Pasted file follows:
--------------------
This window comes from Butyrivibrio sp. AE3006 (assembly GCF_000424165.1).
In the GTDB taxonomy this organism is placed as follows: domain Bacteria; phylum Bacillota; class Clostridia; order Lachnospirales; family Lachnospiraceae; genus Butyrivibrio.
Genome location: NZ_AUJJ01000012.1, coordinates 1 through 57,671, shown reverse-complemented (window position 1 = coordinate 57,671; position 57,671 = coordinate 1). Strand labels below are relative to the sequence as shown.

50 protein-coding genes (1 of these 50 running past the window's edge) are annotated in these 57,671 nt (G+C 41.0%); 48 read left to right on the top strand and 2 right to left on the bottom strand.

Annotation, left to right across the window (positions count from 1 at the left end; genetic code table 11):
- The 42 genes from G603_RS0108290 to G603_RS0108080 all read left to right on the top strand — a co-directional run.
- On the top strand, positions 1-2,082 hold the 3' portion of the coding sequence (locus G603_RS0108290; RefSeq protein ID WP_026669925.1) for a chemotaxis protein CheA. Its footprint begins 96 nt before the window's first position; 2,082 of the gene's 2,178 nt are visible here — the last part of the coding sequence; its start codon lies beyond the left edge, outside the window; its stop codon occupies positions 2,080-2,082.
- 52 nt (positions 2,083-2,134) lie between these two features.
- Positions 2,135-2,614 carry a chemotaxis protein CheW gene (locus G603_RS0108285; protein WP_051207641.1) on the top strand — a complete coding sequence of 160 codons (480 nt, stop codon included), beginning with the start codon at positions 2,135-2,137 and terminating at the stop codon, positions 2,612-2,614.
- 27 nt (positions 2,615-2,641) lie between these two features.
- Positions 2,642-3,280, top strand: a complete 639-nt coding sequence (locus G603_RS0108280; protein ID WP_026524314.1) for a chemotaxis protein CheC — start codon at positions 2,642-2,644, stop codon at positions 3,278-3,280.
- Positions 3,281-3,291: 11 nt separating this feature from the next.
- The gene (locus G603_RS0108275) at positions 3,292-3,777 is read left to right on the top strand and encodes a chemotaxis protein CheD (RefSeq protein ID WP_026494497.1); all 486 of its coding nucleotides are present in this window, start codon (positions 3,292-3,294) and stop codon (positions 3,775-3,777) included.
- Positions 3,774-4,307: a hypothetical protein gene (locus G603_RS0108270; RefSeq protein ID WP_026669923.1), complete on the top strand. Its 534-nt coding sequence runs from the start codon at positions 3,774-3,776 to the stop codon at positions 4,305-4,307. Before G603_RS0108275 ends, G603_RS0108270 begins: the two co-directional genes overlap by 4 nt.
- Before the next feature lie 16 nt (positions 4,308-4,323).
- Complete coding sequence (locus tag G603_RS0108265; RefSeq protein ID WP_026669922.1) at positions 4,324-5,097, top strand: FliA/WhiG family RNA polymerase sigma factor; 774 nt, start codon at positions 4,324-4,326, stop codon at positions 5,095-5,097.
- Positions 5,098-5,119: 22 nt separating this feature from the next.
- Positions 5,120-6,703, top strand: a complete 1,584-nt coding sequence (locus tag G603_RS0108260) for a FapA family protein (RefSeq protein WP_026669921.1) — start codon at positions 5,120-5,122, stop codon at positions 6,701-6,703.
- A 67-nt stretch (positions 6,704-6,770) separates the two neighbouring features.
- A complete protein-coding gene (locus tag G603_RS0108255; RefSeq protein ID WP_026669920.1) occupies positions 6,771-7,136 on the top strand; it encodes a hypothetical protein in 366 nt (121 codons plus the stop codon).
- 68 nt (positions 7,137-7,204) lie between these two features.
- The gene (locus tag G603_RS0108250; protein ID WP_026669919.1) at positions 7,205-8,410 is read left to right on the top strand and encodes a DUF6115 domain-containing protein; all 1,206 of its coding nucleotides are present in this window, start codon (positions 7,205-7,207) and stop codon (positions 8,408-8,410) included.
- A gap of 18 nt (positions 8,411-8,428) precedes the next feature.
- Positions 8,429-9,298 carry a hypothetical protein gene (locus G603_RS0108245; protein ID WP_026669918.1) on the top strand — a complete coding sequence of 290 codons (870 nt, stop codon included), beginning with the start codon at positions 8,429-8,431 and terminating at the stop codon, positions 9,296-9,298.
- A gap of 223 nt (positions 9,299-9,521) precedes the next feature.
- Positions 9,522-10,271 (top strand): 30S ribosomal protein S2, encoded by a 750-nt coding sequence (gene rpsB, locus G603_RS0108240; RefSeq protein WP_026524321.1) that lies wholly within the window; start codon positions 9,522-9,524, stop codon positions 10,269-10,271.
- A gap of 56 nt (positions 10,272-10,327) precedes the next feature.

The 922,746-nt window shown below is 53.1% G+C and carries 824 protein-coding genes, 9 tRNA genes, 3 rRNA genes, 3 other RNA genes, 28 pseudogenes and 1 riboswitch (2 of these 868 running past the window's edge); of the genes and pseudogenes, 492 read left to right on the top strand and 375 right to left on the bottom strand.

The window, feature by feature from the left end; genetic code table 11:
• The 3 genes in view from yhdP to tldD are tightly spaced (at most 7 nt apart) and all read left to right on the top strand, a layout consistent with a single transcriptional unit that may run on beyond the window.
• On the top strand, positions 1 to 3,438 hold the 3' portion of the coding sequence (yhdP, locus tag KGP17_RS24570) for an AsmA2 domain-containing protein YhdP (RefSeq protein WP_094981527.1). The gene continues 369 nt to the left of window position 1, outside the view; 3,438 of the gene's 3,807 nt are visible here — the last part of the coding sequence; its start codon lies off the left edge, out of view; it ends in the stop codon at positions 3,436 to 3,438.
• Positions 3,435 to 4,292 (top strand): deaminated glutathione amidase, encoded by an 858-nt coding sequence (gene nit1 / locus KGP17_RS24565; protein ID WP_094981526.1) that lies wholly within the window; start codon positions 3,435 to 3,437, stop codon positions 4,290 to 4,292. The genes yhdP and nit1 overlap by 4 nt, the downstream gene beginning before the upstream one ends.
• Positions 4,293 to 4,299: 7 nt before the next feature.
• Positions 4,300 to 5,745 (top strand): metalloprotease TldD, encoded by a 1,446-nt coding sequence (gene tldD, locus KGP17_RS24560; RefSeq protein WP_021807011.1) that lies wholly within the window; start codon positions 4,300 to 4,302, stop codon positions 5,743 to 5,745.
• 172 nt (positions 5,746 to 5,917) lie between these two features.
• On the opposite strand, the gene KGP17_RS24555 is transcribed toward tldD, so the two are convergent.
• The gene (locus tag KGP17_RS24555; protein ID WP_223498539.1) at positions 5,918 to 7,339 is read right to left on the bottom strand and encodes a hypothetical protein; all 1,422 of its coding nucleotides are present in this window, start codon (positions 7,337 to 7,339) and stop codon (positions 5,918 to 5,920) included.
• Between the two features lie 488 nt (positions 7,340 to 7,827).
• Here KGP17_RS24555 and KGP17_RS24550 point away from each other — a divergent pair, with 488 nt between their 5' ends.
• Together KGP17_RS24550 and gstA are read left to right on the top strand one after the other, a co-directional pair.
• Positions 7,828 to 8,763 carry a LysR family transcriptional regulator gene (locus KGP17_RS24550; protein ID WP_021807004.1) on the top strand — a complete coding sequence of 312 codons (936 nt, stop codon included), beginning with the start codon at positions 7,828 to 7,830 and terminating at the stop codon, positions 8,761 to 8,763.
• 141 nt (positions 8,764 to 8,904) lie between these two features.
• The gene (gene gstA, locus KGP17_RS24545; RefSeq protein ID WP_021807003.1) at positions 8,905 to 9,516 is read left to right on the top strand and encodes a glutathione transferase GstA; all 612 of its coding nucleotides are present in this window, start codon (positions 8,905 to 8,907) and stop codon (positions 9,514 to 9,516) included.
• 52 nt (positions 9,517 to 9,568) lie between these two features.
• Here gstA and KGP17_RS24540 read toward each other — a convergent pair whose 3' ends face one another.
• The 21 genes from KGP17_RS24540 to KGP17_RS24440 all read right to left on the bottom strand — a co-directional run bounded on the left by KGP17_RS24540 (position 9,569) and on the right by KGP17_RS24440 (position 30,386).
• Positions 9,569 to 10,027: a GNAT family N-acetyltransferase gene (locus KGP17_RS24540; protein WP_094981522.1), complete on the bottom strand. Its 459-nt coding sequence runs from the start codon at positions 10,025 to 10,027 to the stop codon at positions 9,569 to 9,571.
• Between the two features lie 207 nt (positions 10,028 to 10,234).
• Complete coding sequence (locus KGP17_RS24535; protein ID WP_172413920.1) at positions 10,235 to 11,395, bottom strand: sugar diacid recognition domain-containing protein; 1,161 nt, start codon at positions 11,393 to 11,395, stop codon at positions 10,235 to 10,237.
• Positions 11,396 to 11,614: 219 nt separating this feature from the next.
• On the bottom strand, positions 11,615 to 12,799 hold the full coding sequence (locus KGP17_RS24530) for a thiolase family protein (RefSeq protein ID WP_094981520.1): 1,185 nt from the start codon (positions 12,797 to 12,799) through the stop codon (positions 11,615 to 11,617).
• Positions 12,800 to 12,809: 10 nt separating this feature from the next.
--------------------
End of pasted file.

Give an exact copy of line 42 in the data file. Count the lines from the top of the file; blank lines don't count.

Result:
• 141 nt (positions 8,764 to 8,904) lie between these two features.